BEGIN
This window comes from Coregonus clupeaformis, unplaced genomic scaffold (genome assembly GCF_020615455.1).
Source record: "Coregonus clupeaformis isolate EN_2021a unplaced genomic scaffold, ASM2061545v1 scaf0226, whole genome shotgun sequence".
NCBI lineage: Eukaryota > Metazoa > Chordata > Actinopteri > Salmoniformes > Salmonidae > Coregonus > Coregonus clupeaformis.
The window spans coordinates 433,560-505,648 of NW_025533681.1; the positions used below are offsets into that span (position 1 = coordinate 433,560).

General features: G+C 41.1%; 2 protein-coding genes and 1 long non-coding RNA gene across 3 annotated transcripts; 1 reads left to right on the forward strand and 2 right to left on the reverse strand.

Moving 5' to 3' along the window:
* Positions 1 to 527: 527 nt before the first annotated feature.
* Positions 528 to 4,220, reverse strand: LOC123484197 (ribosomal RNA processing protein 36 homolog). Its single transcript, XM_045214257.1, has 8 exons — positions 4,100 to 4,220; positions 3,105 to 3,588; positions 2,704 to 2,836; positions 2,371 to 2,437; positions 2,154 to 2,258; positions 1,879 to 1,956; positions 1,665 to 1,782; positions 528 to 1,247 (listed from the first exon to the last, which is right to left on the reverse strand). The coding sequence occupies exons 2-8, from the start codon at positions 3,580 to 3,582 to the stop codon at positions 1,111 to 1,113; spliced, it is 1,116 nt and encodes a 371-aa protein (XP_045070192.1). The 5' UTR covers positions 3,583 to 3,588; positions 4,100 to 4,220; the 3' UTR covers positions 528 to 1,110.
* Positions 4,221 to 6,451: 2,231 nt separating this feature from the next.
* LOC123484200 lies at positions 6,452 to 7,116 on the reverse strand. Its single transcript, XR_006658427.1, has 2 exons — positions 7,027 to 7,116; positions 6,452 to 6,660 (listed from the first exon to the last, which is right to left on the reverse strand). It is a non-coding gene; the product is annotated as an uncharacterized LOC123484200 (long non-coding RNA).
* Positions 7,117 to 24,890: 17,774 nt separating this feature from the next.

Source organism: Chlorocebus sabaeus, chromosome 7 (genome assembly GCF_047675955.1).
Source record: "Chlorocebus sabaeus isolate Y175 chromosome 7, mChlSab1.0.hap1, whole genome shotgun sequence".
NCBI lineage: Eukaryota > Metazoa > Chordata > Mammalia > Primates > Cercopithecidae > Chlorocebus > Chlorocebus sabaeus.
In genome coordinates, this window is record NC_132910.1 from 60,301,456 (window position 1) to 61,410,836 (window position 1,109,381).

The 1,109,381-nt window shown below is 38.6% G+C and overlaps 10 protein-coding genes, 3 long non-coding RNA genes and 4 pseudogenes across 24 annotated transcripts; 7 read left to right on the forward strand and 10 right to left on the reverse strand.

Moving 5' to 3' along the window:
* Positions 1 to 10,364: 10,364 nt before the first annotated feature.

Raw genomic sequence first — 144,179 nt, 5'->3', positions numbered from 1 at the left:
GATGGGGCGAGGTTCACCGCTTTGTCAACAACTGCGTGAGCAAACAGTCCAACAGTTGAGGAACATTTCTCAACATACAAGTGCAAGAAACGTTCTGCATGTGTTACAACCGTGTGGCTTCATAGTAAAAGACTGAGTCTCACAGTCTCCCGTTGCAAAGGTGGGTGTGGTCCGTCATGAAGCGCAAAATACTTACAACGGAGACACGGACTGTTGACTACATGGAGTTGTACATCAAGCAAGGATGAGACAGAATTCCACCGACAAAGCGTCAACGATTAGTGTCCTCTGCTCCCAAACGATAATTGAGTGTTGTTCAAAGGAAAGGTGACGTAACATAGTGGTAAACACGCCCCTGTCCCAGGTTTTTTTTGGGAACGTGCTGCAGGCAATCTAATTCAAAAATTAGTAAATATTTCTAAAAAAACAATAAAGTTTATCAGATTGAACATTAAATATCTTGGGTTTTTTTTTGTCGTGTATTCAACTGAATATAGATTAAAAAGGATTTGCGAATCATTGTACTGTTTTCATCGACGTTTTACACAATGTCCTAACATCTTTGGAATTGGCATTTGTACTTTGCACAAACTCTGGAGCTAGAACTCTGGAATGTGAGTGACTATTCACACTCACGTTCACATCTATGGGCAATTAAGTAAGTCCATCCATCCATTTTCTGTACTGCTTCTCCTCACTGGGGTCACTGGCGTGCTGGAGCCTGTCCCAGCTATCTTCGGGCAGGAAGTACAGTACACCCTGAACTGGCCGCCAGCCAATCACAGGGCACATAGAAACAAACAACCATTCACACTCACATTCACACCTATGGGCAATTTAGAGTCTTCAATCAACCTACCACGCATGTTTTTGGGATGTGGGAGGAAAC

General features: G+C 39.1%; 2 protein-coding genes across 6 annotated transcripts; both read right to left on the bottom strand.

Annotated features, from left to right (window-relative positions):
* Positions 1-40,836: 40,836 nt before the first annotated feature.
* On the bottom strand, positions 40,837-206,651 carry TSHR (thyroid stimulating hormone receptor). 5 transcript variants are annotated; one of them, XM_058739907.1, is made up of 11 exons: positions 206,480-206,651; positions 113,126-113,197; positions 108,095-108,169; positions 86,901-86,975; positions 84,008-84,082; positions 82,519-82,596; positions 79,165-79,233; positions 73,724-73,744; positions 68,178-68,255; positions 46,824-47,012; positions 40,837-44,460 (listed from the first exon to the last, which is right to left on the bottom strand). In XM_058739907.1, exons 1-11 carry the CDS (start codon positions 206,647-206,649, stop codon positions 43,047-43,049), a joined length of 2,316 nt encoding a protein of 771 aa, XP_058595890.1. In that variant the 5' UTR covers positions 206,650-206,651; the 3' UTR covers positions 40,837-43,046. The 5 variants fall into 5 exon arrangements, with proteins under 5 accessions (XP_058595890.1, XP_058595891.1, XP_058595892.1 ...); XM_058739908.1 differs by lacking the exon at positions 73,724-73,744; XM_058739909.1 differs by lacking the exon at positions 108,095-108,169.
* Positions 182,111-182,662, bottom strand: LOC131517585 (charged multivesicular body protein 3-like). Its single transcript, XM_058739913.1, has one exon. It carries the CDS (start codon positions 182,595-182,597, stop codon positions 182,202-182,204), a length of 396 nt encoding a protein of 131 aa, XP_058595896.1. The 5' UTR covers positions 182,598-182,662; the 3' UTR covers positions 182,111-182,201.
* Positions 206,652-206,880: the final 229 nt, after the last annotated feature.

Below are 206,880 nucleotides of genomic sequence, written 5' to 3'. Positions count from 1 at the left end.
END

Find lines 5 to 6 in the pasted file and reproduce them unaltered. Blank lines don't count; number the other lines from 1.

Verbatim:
General features: G+C 41.1%; 2 protein-coding genes and 1 long non-coding RNA gene across 3 annotated transcripts; 1 reads left to right on the forward strand and 2 right to left on the reverse strand.

Moving 5' to 3' along the window: